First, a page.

Lime St, London. Friday 20 March, 2009

Cleaners make a noise opposite the Willis HQ in Lime St
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Cleaners for Justice! are continuing their series of noisy lunchtime demonstrations outside the HQ of insurance brokers Willis in the heart of the City of London, opposite the Lloyds Building. Cleaners wages are low and many have more than one job to make ends meet. The cleaning contractors, Mitie, decided without negotiation to cut down the cleaning staff and change from part-time to full-time night shifts in the offices.

They have been holding demonstrations on a regular basis since Feb 12 - you can see a report of the March 5 demonstration lower down this page.
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Druids Celebrate the Spring Equinox

Tower Hill, London. Friday 20 March, 2009

Druids enter the circle walking between two standing druids in an ancient ritual with modern backdrop
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Although I've now seen and photographed it on several occasions the annual ceremony performed at the Spring Equinox by the Druid Order remains a fascinating occasion to watch.

This year it was a bright, sunny day, making it a pleasure to stand on Tower Hill, but sometimes creating problems photographically. This year the druids met at the hall adjoining the courtyard on which the event took place and although convenient for them meant that there wasn't the slow procession through the city that we saw last year.

I've written about this in previous years - 2008 and 2007 - and here's the paragraph where I described teh celebration last year:

The horn was sounded to the four corners, and then the sword was raised, and it was peace from the North, South, West and East. The Earth Mother, Ceridwen and her attendants brought a horn for a libation, seeds to scatter and flowers into the circle, and those departed were remembered.

But I think the pictures tell the story.
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Brent St Patrick's Day Parade

Willesden Green, Tuesday 17 March, 2009

St Patrick blesses the photographer

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Brent St Patrick's day parade is smaller than the main London event but on the several occasions I've been I've enjoyed it rather more. It is a friendlier event that takes place on the actual day itself and some of the more interesting floats and people from the London parade were there, along with lots of people from the locality. The parade which I photographed was followed by a number of events at Willesden Green Library, but I had to leave before those.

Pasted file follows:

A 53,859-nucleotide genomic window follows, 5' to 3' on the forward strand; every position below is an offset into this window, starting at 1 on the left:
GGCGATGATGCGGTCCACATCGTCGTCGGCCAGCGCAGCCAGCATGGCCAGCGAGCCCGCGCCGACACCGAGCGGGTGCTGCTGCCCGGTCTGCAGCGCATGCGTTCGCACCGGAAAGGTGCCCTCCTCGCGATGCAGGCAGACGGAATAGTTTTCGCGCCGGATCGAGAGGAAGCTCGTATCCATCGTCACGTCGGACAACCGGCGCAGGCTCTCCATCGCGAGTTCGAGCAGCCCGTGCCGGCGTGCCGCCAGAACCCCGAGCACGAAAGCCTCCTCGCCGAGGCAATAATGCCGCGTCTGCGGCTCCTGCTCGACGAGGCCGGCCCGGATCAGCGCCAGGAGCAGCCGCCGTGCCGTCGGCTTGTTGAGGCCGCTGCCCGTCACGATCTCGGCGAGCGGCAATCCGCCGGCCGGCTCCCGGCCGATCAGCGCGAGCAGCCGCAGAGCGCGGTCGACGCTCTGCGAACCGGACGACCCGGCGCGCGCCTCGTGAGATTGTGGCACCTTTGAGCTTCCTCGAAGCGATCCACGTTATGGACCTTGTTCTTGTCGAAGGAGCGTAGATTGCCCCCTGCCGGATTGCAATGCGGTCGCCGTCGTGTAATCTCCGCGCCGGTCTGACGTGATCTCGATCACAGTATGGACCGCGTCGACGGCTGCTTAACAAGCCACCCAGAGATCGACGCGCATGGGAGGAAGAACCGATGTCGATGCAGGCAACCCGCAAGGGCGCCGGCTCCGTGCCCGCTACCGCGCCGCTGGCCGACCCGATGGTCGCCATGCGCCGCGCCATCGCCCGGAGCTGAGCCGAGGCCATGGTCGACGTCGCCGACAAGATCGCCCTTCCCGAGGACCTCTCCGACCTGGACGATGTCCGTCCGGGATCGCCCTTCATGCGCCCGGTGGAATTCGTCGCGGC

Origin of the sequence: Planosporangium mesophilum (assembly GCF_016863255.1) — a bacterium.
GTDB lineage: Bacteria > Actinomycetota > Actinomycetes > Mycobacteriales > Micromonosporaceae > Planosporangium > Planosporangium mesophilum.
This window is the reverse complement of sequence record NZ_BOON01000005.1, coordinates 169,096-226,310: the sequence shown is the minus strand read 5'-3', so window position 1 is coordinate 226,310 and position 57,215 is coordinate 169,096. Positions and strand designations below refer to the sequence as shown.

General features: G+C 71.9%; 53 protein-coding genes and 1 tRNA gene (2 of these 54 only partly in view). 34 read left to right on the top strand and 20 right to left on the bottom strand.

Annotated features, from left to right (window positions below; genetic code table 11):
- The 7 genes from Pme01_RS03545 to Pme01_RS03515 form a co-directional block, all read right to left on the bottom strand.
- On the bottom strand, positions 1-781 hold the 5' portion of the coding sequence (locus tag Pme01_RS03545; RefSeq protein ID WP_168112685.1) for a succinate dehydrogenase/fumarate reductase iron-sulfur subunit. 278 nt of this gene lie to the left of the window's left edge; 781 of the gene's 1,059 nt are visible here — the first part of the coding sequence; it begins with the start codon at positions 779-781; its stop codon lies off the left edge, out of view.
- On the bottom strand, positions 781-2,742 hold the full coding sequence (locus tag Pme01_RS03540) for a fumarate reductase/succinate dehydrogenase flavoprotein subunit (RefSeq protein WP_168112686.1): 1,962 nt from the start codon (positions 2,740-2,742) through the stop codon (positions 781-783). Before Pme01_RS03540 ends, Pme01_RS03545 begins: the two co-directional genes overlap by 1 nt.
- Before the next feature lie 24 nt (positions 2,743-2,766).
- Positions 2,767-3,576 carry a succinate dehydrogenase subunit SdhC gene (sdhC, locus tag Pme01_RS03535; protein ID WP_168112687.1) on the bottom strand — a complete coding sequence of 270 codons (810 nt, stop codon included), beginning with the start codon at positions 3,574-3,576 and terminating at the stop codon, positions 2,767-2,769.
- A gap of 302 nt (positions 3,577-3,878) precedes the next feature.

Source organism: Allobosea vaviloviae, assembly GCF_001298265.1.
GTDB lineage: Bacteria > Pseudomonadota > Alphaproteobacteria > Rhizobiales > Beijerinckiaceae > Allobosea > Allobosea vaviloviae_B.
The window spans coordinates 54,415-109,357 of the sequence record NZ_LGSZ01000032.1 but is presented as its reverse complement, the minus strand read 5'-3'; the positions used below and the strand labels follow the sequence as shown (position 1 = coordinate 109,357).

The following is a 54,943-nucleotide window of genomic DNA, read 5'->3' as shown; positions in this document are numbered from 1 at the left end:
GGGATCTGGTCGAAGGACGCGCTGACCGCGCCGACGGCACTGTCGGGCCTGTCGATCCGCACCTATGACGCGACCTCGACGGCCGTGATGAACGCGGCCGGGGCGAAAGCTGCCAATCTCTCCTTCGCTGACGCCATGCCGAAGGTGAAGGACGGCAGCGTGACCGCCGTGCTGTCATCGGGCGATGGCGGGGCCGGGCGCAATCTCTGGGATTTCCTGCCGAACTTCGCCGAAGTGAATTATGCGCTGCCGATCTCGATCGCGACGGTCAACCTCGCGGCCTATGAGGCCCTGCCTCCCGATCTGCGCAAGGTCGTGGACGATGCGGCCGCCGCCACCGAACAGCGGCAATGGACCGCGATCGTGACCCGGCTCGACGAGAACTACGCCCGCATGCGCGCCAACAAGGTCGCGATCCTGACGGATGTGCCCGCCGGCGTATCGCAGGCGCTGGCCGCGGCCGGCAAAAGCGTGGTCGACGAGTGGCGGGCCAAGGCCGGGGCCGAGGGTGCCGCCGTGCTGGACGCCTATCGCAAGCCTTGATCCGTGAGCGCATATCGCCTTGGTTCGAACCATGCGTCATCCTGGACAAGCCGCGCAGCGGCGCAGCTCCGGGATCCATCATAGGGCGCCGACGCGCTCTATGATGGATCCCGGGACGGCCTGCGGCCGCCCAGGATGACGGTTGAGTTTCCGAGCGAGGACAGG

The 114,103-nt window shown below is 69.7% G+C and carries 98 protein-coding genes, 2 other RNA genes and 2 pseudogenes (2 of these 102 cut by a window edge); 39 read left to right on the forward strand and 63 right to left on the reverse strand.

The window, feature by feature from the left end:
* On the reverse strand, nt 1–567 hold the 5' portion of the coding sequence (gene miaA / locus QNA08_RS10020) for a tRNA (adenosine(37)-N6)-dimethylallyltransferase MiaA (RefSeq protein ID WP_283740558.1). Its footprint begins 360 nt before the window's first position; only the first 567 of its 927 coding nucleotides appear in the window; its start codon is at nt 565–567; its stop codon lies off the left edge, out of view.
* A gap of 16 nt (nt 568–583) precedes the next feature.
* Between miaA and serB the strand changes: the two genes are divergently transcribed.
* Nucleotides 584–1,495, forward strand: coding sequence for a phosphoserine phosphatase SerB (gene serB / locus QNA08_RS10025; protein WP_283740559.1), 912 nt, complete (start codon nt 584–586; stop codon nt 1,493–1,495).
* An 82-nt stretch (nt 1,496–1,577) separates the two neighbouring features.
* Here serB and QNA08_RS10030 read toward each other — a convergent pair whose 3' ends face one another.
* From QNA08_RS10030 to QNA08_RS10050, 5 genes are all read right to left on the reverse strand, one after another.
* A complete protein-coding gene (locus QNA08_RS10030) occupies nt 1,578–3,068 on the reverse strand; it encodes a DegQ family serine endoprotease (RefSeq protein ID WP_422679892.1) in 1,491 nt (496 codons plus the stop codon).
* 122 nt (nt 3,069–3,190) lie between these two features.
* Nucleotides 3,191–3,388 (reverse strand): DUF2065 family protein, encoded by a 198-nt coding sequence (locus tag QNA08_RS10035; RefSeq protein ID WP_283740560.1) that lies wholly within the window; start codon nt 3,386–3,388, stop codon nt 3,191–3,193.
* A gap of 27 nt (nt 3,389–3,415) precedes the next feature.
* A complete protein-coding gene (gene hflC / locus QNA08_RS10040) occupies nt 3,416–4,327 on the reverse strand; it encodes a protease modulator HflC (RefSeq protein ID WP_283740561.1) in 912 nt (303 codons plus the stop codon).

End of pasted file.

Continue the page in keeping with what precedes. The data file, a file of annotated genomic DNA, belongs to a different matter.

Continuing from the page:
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Invade Jersey, Invade Tax Havens Now

Ministry of Defence, Horseguards Ave, London. Tue 17 March, 2009

Mark Thomas and other protesters outside the Ministry of Defence
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Around a dozen demonstrators held a protest outside the Ministry of Defence on Tuesday lunchtime (17 March) calling for a British invasion of Jersey, and the recover of the deeds of the war office from that tax haven. Most of the visitors and workers going in and out of the building refused to take the leaflets Mark Thomas was handing out, though others did and some were amused.

This was the third in a series of demonstrations organised by Mark Thomas aimed at the ridiculous situation that many of the buildings which our government departments are housed in no longer belong to us but are owned by companies whose profits go to offshore tax havens.

Barclay's Private Equity who have hit the news for their extensive measures taken to avoid paying UK tax own the Treasury Building. The Home Office is owned by HSBC Infrastructure in Guernsey and today's target, that Orwellian-named Ministry of Defence is half owned by John Laing which avoids most UK tax by basing itself in Jersey and Ireland.

Thomas called on the UK to invade Jersey for six great reasons:

Journalist Richard Brooks of Private Eye also spoke (he was one of the two winners of last year's Paul Foot Award for investigative journalism,) and gave some of the background about the ownership of the building and its connection with Jersey from his reseaches.